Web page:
Randolph died seven months later. The executrix of Randolph's estate filed a complaint with the ARDC regarding Gerard's $ 159,648.60 fee. She also commenced in action in the Circuit Court of Cook County seeking the return of the fee. Gerard settled the civil action in November of 1987 (four months after the Administrator of the ARDC filed a complaint charging Gerard with misconduct). Under the terms of the settlement, Gerard's fee was renegotiated down to $ 28,000, which represents 160 hours of work at Gerard's $ 175 hourly fee. Accordingly, Gerard repaid the estate $ 131,648.60 plus interest. The settlement agreement included a release of claims whereby the executrix released all claims arising out of Gerard's representation of the estate. A clause in the settlement agreement provides states that "Gerard has asserted and continues to assert a right to said fees paid to him based on the terms of a disputed contingency contract . . . ."

 An ARDC Hearing Board panel conducted a hearing at which Gerard and two character witnesses testified. The panel found that Gerard's $ 159,648.60 fee was excessive and predatory, and that Gerard had engaged in conduct involving dishonesty, fraud and deceit. The panel recommended that Gerard be suspended from the practice of law for six months. Both Gerard and the ARDC Administrator filed exceptions with the Review Board. The Review Board accepted the panel's findings and conclusions of law, but it increased the severity of the recommended sanction to a one-year suspension. The Review Board also made two of its own conclusions: (1) Gerard's conduct was extreme overreaching and (2) Gerard acted fraudulently when he entered into the fee agreement because at that time there were no assets to be recovered. Significantly, however, neither the Review Board nor the hearing Board made any factual finding that Gerard knew this at the time of entering into the fee agreement. On appeal to the Illinois Supreme Court, the Court found that Gerard had charged an excessive fee, and suspended Gerard from the practice of law for one year.

 The government seeks to introduce the factual statement contained in the Illinois Supreme Court's opinion as well as portions of the opinion relating to an attorney's duties and ethical obligations.

 (2) Pauline Armstrong's Estate

 Gerard served as the attorney for the estate of Pauline Armstrong, who died in 1987. According to Michael Snyder, who was the executor of the Armstrong estate (and was Gerard's former partner), Gerard had to and ordinarily did submit his bills to Snyder in order to receive payment for services rendered to the estate. Gerard was not authorized to pay himself any monies from the estate without permission from Snyder. In December of 1988, Snyder became concerned about the amount of money being billed by Gerard as fees. So, he told Gerard that he wanted to see more specific information concerning the services that had been rendered.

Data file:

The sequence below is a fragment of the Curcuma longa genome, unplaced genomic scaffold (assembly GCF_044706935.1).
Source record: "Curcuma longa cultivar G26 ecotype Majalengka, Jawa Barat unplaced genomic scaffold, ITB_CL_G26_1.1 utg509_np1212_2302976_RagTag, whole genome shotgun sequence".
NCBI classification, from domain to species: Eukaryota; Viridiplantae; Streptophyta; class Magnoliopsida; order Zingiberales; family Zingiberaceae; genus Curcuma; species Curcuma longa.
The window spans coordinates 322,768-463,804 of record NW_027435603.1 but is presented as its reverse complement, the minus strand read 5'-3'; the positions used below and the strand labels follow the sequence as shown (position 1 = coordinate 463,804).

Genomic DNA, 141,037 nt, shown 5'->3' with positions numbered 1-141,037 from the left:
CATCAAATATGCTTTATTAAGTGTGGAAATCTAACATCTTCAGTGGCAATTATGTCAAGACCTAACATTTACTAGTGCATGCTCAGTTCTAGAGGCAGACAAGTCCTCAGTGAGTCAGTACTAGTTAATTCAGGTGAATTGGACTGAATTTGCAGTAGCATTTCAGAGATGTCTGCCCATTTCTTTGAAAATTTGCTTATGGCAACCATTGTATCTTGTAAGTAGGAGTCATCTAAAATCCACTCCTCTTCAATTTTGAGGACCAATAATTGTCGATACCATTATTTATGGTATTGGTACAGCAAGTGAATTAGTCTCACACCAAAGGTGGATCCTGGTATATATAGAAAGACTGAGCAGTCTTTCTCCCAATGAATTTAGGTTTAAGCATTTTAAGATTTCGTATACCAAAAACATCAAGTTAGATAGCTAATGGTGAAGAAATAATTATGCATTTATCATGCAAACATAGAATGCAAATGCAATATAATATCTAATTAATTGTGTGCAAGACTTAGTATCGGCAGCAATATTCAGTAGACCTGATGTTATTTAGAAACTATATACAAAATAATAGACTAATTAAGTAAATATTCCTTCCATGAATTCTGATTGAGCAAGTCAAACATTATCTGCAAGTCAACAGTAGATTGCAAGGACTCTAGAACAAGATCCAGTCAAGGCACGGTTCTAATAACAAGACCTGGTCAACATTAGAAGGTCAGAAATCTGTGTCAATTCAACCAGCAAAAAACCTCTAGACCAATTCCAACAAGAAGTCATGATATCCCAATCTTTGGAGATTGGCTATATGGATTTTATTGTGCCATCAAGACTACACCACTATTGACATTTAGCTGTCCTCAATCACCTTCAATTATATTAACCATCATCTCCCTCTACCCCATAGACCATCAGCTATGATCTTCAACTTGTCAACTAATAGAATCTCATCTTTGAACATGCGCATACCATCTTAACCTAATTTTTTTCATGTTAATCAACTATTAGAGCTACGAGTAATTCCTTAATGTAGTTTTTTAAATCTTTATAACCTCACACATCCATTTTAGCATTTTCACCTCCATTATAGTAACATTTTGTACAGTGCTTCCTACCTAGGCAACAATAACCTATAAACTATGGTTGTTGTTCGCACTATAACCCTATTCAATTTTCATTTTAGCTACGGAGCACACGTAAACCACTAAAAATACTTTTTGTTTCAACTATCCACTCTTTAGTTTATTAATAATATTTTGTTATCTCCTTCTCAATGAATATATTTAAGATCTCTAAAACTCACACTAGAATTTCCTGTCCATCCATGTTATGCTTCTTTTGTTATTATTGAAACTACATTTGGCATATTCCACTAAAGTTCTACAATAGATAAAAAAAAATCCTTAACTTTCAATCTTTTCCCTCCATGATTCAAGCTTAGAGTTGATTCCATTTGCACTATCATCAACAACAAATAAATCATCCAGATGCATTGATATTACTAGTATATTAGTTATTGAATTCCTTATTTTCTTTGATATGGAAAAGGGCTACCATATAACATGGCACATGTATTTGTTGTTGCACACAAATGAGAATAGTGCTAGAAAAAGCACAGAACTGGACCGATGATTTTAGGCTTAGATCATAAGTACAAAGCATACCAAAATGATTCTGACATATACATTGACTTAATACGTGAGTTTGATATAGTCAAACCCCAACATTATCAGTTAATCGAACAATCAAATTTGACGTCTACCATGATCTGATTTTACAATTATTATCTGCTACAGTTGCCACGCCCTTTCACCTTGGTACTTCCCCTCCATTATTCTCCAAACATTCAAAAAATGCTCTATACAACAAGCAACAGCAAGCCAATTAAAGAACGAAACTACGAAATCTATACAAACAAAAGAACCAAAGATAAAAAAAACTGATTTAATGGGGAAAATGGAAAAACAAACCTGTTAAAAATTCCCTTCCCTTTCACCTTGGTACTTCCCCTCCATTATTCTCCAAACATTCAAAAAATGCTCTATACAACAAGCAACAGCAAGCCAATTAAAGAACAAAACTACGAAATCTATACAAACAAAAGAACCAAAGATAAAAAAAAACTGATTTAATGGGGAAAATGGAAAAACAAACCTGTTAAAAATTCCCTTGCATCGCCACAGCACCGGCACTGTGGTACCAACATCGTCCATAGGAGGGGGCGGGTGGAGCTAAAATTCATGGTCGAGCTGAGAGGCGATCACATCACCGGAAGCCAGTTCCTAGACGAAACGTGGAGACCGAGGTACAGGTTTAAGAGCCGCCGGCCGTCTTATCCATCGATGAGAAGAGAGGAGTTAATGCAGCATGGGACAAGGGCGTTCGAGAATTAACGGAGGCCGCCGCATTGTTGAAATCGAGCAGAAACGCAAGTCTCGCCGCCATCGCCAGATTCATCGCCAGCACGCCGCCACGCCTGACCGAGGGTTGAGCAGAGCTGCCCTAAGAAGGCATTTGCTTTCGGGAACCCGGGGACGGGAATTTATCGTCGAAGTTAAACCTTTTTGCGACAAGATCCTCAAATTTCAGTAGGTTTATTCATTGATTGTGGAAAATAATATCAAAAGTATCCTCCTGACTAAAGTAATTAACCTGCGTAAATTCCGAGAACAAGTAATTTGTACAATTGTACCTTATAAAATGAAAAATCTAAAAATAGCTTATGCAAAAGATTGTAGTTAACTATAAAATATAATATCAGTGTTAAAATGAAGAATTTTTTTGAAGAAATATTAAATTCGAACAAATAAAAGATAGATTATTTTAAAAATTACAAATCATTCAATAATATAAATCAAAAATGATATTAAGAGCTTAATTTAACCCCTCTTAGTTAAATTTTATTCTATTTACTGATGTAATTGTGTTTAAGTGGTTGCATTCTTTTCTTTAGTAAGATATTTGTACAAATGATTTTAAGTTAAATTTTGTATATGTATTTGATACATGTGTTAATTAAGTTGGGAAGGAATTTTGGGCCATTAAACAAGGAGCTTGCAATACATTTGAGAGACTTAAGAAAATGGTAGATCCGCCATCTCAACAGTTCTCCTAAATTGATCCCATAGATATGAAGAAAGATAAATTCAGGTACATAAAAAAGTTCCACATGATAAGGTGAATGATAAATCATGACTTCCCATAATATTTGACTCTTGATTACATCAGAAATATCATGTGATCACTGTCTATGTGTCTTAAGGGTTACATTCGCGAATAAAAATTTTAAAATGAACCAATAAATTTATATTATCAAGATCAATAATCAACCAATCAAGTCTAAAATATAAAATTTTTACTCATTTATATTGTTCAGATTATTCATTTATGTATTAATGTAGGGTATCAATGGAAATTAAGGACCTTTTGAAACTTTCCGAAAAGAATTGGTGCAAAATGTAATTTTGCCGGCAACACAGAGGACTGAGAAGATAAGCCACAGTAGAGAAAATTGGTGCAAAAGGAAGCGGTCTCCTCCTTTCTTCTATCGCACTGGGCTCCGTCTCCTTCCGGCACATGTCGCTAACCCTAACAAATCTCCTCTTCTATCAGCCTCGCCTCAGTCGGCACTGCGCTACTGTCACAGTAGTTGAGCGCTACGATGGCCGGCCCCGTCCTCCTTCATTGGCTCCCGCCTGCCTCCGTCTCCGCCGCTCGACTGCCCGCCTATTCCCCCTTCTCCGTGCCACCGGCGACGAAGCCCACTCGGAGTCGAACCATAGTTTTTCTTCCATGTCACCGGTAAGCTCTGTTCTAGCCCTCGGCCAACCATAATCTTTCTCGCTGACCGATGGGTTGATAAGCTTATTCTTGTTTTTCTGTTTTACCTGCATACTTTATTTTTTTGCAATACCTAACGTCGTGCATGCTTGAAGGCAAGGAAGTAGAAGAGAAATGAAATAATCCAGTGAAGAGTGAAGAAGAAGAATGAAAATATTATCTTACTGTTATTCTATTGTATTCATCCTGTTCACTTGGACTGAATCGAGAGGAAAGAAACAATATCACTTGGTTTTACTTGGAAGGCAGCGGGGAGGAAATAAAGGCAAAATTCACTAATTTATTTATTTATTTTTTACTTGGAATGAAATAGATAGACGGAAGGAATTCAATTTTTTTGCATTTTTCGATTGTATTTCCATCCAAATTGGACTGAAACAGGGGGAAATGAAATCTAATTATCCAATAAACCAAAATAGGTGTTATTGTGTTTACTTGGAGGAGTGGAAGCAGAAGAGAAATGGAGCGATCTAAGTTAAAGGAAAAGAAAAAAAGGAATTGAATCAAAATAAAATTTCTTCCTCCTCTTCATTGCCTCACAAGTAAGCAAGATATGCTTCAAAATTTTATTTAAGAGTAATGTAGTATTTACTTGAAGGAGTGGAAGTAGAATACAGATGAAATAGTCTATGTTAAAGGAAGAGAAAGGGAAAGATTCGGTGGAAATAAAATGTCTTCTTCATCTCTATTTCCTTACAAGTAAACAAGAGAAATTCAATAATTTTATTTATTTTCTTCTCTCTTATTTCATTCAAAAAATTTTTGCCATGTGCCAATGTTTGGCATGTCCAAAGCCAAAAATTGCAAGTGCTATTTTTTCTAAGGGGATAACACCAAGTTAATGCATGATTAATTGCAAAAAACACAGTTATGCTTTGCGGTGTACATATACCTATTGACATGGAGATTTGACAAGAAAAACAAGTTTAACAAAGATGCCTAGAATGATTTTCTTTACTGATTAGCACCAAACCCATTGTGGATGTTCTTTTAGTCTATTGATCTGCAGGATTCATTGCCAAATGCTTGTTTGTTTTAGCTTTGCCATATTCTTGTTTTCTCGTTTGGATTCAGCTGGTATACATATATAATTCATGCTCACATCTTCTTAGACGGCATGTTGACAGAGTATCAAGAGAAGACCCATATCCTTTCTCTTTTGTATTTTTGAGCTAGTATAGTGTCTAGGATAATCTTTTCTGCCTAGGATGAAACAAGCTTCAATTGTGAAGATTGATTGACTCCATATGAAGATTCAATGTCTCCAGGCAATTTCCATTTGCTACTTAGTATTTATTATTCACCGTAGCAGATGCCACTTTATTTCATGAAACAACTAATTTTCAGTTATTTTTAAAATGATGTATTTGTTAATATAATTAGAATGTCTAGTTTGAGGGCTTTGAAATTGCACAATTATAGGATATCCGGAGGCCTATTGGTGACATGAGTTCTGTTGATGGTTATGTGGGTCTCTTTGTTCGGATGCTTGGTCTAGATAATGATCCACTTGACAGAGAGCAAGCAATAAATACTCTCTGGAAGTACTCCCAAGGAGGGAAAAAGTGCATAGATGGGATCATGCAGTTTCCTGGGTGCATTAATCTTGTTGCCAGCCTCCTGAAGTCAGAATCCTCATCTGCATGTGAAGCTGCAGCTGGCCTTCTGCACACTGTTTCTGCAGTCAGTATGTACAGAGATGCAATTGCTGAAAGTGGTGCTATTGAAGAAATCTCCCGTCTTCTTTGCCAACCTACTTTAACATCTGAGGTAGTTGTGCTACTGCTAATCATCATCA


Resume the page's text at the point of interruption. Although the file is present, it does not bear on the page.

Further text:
In connection with the administration of the Armstrong estate, certain real property was sold in December of 1988. Gerard submitted bills for the services he rendered in connection with the sale, and Snyder paid those bills. After the closing, Snyder asked to see the closing documents, which Gerard provided. Upon review of the documents, Snyder discovered that Gerard had received $ 9,000 from the proceeds of the sale, which Gerard had paid to him directly at the real estate closing rather than causing the money to be paid to the estate. Gerard had not previously informed Snyder that he had structured the closing in such a manner that the $ 9,000 would be paid to him directly, nor was Gerard otherwise authorized by Snyder to take that money.

 After discovering the $ 9,000 payment, Snyder met with Gerard and fired him from his position as the estate's attorney. Snyder told Gerard that he would have to report the matter to the Illinois Attorney Registration and Disciplinary Commission (ARDC). Gerard asked Snyder not to report the matter, and after talking to his client Snyder decided not to report it. Snyder told Gerard to repay the $ 9,000. Gerard repaid $ 4,000.

 (3) Elaine Tsiros

 In December, 1992, Elaine Tsiros wrote a $ 5,000 check made payable to "William J. Gerard, Escrowee." The check was intended as an earnest money deposit in connection with a real estate transaction. *fn3" The check was deposited into Gerard's Client Funds Account. She did not authorize the use of that money for any other purpose prior to the closing of the real estate transaction. By the end of December 1992, Gerard's Client Funds Account had only $ 534.14 in it; and, by April 7, 1992, the account contained only $ 21.96. On April 7, 1992, Gerard wrote two checks totalling $ 5,000, both of which were drawn on Gerard's personal checking account and included notations indicating that the checks related to the D'Cruz matter. The real estate transaction ultimately did not close and on April 11, 1992 Gerard wrote a check, drawn on his Client Fund Account for $ 5,000, payable to Tsiros' attorney for the purpose of returning Tsiros' earnest money deposit The government contends that this incident evidences Gerard's previous conversion of money that was entrusted to him and his efforts to conceal that conversion.


 Fed. R. Evid. 404(b) ...